Episode 17 :: Labels, or Mindful Sinning

| June 18, 2010 | 1 Comment

Linda Blanchard

Labels are invaluable as a tool in human communication. How we refer to ourselves and to our practice can help us find fellow students, and helps others understand what our point of view might be. But they can also hinder us as we either become to attached to our designations, or as we misunderstand one another’s intent in label use.

Linda Blanchard founded the Skeptical Buddhists’ Sangha in Second Life in 2007 to get her questions about Buddhism answered, and there discovered friends and community, along with a better understanding of the dharma. She is currently, very slowly, learning Pali, the language of the oldest Buddhist literature.

“What you’re saying, though, when you say you’re an atheist is that you really don’t have any expectation of ever having a belief in god.” — Linda Blanchard

Dana Nourie

Dana started her exploration of Buddhism in 2004 when she crushed her foot and a friend recommended Googling mindfulness. It may have been her friend’s way of telling her to watch what the hell she’s doing, but it brought up her discovery of Buddhism.

From there she took a course locally in Tibetan Mahayana Buddhism, but became disenchanted with the rituals, prayers, and what seemed like very religious nonsense, and quit the course. She then explored Zen and Theravada Buddhism, and took a short course on the English translation of the Pali Canon. It was at this time she discovered the Skeptical Buddhist group in Second Life, the way they scrutinized the teachings, and based much of their attitude on Stephan Batchelor’s book Buddhism Without Beliefs.

She ended up dropping from the local sanghas as they are all based on a specific tradition, and instead Dana has stuck with the core teachings and a critical mind.

Dana does not label herself a Buddhist, though she does practice Buddha’s teachings and associates with Secular Buddhists. She feels that Buddhism should not be connected to any cultural or religious ties per say, and doesn’t care for the way some cultures have introduced superstitions and rituals, some stuff that is very “unbuddhist”.

“The thing is, it’s very difficult for us to label ourselves because we are in constant change and growing and morphing, and labels just don’t do us justice when we try to pin ourselves down like that.” — Dana Nourie

:: Discuss this episode ::



Web Links


Music for This Episode

Hon Shirabe

Rodrigo Rodriguez

The music heard in the middle of the podcast is from Rodrigo Rodriguez. The tracks used in this episode are:

  • Traces of Truth


Category: The Secular Buddhist Podcast

Ted Meissner

About the Author ()

Ted Meissner is the host of the podcast Present Moment: Mindfulness Practice and Science. He has been a meditator since the early 90’s, has been interviewed for Books and Ideas, Mindful Lives, and The Whole Leader podcasts, spoken about mindfulness with various groups including Harvard Humanist Hub, and has written for Elephant Journal and The International Journal of Whole Person Care. He is the Executive Director of the Secular Buddhist Association, host of the SBA’s official podcast The Secular Buddhist, and is on the Advisory Board for the Spiritual Naturalist Society. Ted’s background is in the Zen and Theravada traditions, he is a regular speaker on interfaith panel discussions, and is interested in examining the evolution of contemplative practice in contemporary culture. Ted teaches Mindfulness Based Stress Reduction (MBSR) at the Center for Mindfulness in Medicine, Health Care & Society, where he is the Manager of Online Programming and Community Development.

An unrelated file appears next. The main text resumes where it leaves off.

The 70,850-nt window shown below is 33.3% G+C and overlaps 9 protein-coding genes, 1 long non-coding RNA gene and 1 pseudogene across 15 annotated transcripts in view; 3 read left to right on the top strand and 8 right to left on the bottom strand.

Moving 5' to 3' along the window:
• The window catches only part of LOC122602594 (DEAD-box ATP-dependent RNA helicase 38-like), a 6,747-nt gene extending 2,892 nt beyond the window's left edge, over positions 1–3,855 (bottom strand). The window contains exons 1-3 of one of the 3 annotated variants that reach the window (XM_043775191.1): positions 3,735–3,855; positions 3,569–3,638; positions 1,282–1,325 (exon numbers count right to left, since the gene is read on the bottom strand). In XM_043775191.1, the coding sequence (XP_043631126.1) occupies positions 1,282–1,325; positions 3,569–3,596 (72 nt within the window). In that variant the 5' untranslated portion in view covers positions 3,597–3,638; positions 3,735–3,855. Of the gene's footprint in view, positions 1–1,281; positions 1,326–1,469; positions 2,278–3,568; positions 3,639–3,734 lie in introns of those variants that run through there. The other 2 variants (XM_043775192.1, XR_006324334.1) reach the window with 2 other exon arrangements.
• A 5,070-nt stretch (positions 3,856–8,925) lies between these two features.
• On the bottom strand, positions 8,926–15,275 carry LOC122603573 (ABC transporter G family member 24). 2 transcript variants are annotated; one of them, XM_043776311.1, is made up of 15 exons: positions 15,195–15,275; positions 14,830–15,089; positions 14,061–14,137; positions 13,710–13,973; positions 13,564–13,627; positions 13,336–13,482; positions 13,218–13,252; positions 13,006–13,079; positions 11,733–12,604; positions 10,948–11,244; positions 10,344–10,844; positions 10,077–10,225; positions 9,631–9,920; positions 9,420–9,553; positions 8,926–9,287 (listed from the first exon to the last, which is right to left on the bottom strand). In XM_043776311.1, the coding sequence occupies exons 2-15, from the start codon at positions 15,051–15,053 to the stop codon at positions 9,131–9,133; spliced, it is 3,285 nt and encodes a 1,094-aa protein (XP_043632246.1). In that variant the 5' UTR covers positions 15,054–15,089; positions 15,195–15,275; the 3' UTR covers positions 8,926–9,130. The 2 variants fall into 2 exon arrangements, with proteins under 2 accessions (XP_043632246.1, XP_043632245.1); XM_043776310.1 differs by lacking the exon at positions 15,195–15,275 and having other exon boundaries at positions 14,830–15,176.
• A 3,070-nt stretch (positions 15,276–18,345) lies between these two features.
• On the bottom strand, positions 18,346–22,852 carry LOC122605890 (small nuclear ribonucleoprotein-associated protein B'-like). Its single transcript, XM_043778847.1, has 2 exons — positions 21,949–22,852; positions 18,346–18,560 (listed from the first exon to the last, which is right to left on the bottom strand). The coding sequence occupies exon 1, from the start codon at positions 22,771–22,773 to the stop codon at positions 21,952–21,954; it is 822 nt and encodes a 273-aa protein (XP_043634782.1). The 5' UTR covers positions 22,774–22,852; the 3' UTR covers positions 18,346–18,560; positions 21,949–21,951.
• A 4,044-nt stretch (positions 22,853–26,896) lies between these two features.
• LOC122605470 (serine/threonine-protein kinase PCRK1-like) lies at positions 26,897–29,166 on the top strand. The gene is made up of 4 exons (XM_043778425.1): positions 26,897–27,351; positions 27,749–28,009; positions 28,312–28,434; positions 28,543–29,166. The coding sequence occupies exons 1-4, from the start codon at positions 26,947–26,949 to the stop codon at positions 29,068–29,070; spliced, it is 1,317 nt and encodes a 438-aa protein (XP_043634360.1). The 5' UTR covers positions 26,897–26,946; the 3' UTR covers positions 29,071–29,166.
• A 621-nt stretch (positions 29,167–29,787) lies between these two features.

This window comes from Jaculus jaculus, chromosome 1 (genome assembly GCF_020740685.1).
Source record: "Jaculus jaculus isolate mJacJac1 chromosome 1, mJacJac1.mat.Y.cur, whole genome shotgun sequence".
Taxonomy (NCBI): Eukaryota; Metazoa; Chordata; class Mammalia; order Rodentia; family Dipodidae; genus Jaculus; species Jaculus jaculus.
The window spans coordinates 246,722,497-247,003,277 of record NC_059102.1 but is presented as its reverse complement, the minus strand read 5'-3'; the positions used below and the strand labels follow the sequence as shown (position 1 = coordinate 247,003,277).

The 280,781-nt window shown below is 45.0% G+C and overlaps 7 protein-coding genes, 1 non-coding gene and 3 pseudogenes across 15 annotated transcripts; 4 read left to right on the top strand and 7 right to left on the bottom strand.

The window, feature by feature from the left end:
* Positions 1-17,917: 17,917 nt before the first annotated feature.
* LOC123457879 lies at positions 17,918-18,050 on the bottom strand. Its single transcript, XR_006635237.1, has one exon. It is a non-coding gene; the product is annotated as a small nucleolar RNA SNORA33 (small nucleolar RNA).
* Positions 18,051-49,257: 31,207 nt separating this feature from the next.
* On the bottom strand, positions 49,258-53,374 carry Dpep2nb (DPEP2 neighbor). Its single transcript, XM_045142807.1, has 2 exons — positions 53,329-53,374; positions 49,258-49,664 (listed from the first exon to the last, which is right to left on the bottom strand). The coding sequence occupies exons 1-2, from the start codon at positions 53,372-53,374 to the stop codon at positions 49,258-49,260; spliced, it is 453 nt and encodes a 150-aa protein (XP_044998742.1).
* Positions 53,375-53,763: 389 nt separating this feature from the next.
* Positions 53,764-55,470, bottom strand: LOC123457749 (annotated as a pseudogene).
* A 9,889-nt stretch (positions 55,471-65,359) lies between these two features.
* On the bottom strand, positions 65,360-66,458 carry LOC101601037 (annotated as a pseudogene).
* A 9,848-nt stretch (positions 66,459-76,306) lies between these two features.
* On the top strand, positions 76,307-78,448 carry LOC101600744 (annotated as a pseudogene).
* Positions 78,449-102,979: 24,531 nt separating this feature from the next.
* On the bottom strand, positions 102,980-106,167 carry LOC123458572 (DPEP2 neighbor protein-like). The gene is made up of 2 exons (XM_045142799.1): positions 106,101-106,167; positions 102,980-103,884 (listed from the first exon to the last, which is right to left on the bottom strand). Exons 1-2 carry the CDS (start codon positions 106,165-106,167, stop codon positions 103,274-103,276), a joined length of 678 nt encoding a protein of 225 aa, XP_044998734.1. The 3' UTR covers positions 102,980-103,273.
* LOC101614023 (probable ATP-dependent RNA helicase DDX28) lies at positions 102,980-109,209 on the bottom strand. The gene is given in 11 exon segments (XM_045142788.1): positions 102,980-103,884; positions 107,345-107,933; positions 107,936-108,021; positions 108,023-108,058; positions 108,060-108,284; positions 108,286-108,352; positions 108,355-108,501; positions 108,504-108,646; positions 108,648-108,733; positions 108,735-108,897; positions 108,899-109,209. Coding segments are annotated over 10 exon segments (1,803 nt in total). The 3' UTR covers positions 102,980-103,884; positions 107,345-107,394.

Comments (1)

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  1. NaturalEntrust says:

    One reason why labels may be used by many Western Buddhists
    are that it place their practice in a long long historical tradition.
    And that gives them a kind of identity as a Buddhist.

    Something that support my hasty thought about
    why this can be vital for them is that some of them
    protest against Secular Buddhism and tell SBA
    that if one don’t believe in some historical claims
    by Buddhism then one should not refer to it by that label.

    A kind of “loyalty” to the Brand name Buddhism
    that if one don’t live up to the norm then one
    have no right to use the label at all.

    Another more practical reason can be pragmatism.
    You get a lot of support from the civil society if
    you can refer to an established religion that is
    seen as something positive for to be of help
    to people in need. Some countries gives tax
    reductions and use other positive ways to
    make life easier for those of established faith.

    Atheistic practices that have tried to get same
    treatment has in some countries got turned down.

    Only religions that has a supernatural faith will
    get the support from the Civil society.

    Sweden has that law. Swedish Humanists has
    tried to lobby for a change of these laws but
    totally failed to get positive responses.

    Had Swedish Humanists renamed themselves
    to Swedish Buddhists then they would have got
    financial support from Swedish state.

    Maybe no Buddhist ever think of that consciously?
    But it could be part of the “identity” to belong to
    a long established tradition. Just my wild guess

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